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UC Irvine partners with O.C. businesses to develop safe reopening protocols

An entry sign to UC Irvine
UC Irvine is providing consulting services to private businesses to develop rules and procedures to keep employees and customers safe from COVID-19 as the economy starts to open up.
(Steve Zylius / UC Irvine)

UC Irvine is providing consulting services to private businesses to develop rules and procedures to keep employees and customers safe from COVID-19 as the economy starts to open up.

“As the only program in public health in Orange County, we have an obligation to assist our community,” UCI professor Karen Edwards said in a press release. “I think there’s a gap in this area for us to step up and offer these types of services. This has the potential to have a major positive impact.”

Orange County was on track to move into the state’s less restrictive orange tier until the average new daily case rate climbed this week. The county is currently in the red tier, the state’s second-most restrictive tier.

The county saw its highest total deaths in a single day on Tuesday at 33.

UC Irvine is providing the consulting services to businesses with which it has already established relationships.

Currently, the school is working with three different business, including the Irvine Co. and Pacific Symphony. UCI spokesman Tom Vasich declined to identify the third business.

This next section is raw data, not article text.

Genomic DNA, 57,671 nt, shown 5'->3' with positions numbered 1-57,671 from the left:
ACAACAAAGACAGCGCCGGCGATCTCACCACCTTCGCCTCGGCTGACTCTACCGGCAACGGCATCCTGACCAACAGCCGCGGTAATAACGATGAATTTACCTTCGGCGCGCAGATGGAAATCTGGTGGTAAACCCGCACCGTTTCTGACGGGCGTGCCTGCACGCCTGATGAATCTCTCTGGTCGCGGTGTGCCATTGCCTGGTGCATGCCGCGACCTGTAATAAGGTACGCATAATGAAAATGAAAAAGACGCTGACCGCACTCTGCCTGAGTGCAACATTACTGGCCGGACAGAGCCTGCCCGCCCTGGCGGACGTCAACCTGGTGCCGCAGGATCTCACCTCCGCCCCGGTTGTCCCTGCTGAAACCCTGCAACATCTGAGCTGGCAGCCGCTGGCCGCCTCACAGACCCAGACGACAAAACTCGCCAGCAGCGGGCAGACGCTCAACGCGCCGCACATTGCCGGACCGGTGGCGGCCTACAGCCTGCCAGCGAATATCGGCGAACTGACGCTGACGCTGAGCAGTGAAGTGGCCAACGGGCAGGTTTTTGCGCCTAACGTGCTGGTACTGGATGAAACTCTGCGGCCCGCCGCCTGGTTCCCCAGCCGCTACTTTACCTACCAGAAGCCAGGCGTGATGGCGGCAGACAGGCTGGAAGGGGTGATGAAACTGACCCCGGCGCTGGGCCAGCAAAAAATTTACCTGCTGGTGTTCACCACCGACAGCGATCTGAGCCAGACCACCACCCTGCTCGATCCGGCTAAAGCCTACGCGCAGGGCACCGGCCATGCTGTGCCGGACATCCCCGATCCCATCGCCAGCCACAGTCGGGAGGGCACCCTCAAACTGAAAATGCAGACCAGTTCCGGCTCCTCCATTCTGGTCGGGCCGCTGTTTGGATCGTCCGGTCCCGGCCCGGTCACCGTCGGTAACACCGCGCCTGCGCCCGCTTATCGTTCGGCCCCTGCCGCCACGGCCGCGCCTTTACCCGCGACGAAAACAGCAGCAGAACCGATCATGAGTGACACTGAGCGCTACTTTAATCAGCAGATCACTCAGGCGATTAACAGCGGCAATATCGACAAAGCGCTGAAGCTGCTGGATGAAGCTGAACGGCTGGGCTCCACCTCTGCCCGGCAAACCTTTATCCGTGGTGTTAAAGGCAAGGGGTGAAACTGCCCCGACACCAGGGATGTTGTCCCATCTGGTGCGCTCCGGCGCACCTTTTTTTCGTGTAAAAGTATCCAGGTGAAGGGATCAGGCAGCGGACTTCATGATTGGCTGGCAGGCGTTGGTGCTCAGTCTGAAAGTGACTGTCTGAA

Organizers announced the 2020-21 Pacific Symphony concert season would be postponed to 2021-22, as concert halls remain closed during the pandemic. But staff and musicians are finding new ways to keep the music alive.

UC Irvine is also currently negotiating with two other businesses.

The college already helped the Monarch Beach Resort in Dana Point put together a revised plan as well as a 45-minute training video for staff.

The effort required a detailed safety plan to deal with the hotel’s 175 acres of hotel accommodations, dining, golfing, spa and fitness services. The resort is using a variety of safety protocols, including deep cleaning and sanitization, physical distancing, reduced seating capacity in restaurants, screening staff and keeping doors open in communal areas.

“For Orange County to be able to reopen safely, it can’t just be public health experts saying we need to implement the kinds of policies and procedures that will keep everyone safe,” said Edwards, chair of epidemiology at UCI. “Businesses have to want to do that too. ”

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